[Python-Dev] Proposal: go back to enabling DeprecationWarning by default

Toshio Kuratomi a.badger at gmail.com
Tue Nov 7 09:42:18 EST 2017

On Nov 7, 2017 5:47 AM, "Paul Moore" <p.f.moore at gmail.com> wrote:

On 7 November 2017 at 13:35, Philipp A. <flying-sheep at web.de> wrote:
> Sorry, I still don’t understand how any of this is a problem.
> If you’re an application developer, google “python disable
> DeprecationWarning” and paste the code you found, so your users don’t see
> the warnings.
> If you’re a library developer, and a library you depend on raises
> DeprecationWarnings without it being your fault, file an issue/bug there.
> For super-increased convenience in case 2., we could also add a
> API that blocks deprecation warnings raised from certain module or its
> submodules.
> Best, Philipp

If you're a user and your application developer didn't do (1) or a
library developer developing one of the libraries your application
developer chose to use didn't do (2), you're hosed. If you're a user
who works in an environment where moving to a new version of the
application is administratively complex, you're hosed.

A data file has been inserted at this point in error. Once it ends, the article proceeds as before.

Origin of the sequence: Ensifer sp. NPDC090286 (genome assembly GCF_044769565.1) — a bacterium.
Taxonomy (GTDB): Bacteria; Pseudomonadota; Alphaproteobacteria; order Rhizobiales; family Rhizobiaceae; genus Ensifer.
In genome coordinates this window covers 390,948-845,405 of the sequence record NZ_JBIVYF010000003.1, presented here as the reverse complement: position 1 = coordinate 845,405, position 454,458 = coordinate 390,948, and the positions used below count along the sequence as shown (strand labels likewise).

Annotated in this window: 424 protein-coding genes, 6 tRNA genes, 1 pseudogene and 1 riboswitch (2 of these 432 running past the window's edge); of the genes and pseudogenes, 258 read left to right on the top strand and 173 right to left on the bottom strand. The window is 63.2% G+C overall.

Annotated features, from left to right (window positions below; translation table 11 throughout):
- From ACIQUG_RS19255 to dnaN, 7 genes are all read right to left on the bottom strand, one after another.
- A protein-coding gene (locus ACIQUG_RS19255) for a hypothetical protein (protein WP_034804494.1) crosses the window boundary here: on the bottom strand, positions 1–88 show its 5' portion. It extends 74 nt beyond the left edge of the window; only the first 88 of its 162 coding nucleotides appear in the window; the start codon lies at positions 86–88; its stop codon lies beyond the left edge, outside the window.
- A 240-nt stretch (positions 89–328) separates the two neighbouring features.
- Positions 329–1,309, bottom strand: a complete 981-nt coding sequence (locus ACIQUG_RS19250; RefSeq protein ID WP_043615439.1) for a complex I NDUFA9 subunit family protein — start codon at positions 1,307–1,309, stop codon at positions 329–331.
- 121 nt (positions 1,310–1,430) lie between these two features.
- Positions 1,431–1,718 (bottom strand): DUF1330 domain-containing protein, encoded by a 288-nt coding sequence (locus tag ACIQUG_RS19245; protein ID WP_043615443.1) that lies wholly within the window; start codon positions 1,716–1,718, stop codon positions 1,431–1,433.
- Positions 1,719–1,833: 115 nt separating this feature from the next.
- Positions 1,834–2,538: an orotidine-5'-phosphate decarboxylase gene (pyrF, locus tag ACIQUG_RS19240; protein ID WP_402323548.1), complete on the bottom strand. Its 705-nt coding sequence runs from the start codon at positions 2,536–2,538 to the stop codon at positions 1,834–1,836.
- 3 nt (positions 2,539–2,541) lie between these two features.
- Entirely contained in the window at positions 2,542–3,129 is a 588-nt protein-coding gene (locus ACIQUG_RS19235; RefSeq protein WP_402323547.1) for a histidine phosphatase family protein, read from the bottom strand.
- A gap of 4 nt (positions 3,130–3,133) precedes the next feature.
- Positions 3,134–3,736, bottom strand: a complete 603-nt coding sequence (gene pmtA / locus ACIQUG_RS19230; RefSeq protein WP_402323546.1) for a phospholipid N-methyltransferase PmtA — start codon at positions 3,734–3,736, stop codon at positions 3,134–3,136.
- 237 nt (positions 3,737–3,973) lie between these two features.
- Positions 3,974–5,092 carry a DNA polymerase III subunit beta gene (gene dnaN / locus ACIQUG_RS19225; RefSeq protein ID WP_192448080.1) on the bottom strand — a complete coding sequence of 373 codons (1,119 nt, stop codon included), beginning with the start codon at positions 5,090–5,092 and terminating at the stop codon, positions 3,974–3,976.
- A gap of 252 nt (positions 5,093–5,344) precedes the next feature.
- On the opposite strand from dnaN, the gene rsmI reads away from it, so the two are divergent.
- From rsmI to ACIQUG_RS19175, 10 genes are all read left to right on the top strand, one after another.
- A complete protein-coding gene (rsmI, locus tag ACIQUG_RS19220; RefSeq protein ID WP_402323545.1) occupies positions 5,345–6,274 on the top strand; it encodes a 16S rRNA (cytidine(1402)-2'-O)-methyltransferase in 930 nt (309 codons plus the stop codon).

As I say, the proposal prioritises developer convenience over end user

I don't agree with this characterisation.  Even if we assume a user isn't
going to fix a DeprecationWarning they still benefit: (1) if they're a
sysadmin it will warn them that they need to be careful when upgrading a
dependency. (2) if the developer never hears about the DeprecationWarning
then it is ultimately the user who suffers when the tool they depend on
breaks without warning so seeing and reporting the DeprecationWarning helps
the end user. (3) if DeprecationWarnings are allowed to linger through
multiple releases, it may tell the user about the quality of the software
they're using.

More information is helpful to end users.  Developers are actually the ones
that it inconveniences as we'll be the ones grumbling when an end user who
hasn't evaluated the deprecation cycles of upstream projects as we have
demand immediate changes for deprecations that are still years away from
causing problems.  But unlike end users, we do have the ability to solve
that by turning those deprecations off in our code if we've done our due
diligence (or even if we haven't done our due diligence).

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